I think housing prices will start to drop as mortgage rates rise and investors can make money else where with less hassle than real estate. I would like to downsize before too long and do a little profit taking on the house before the prices drop back down. But we haven't found the perfect next house or location yet that everyone is happy with, so we might have to stay put awhile.
I am curious Daylate, what is the more traditional rate on the 30 yr. TIPS? I have thought about moving some dead money there as a long term investment. Possibly moving all my I Bond money into it. I am no expert, but I do enjoy tracking the government bond rates. I found this mildly interesting compared to a year ago in this mornings paper. 3 month TBill - .05 vs. .08 a year ago. 6 month TBill - .09 vs .14
1yr TBill - .13 vs. .17 2yr- .39 vs. .30 5yr. - 1.45 vs. .76. 10yr - 2.54 vs. 1.68 30yr. - 3.55 vs. 2.76

Clearly the movement is in the 5yr. and 10 yr. with the shorter durations still lower than a year ago.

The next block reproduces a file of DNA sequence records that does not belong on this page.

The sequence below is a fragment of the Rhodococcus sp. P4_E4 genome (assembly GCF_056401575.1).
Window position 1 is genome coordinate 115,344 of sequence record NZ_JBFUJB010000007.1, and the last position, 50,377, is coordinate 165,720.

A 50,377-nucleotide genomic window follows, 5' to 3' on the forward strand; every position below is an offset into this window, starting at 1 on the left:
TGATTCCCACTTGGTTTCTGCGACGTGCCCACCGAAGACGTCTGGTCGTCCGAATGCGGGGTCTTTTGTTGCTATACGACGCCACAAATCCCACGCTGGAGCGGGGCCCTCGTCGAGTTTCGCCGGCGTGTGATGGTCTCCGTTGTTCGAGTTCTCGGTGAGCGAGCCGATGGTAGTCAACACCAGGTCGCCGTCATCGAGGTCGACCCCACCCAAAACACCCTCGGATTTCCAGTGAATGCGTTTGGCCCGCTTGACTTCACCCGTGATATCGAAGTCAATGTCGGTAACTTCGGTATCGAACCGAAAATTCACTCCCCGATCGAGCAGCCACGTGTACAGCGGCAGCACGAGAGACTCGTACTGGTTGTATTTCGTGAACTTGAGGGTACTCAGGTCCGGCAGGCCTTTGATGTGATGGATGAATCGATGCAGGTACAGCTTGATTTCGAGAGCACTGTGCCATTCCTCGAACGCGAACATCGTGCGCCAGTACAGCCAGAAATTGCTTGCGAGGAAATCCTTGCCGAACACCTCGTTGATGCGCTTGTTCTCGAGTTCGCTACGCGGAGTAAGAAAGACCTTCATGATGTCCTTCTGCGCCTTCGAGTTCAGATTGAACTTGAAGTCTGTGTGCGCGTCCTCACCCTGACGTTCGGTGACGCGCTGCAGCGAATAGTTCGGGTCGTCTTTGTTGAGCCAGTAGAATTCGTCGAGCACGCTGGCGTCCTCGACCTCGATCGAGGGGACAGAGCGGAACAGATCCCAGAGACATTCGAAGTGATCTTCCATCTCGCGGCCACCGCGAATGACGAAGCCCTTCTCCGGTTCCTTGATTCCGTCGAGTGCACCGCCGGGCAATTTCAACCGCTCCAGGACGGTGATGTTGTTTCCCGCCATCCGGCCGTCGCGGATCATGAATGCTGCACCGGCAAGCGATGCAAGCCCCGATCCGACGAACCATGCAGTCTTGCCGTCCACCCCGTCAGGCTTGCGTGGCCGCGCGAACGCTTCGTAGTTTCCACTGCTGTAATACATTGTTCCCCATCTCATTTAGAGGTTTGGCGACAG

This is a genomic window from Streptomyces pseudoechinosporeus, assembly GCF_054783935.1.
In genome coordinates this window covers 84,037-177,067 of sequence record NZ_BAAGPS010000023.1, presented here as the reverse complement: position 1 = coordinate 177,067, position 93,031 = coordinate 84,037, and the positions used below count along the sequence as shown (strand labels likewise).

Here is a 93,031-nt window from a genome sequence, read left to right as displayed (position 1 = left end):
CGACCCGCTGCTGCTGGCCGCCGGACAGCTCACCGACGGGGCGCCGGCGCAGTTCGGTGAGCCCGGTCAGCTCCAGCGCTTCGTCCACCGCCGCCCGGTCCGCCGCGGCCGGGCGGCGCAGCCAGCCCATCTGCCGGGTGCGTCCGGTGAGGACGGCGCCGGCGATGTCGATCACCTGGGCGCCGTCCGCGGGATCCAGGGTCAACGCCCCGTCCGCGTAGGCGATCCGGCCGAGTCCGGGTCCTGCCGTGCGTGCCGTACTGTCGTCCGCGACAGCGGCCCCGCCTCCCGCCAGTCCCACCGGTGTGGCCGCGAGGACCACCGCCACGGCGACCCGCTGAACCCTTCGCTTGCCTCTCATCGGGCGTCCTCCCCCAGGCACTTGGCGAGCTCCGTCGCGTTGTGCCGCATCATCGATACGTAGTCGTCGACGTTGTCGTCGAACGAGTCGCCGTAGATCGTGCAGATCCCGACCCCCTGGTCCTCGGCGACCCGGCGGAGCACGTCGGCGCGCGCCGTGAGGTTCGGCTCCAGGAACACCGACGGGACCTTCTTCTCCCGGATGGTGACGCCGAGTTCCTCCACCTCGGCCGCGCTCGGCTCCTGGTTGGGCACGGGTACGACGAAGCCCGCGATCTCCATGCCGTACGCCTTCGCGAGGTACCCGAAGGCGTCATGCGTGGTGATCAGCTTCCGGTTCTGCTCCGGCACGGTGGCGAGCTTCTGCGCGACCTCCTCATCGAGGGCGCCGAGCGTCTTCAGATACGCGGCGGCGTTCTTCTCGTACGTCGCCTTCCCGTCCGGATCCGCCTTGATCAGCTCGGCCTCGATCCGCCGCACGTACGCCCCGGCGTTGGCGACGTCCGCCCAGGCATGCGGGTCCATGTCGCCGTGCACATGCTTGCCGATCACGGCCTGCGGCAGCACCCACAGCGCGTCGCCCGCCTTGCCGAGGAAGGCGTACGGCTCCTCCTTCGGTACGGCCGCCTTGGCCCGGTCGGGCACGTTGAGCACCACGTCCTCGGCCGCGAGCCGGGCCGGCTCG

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Old 06-25-2013, 03:15 PM   #11
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Historic debt levels are the overarching macroeconomic fact of our times. Broadly, IMHO, they preclude a return to normal rates. Central bankers have painted themselves into a corner from which there is no obvious escape.

I have no doubt Ben had his legacy in mind a few days ago when he gave his speech. And I'm sure he'd genuinely like to leave Ms. Yellen (or whomever his successor ends up being) a better situation than they will in fact inherit. They may diddle around with the numbers. They may drop the current $85B to $65B or thereabouts. But I see no way for the Fed to meaningfully unwind what they have created.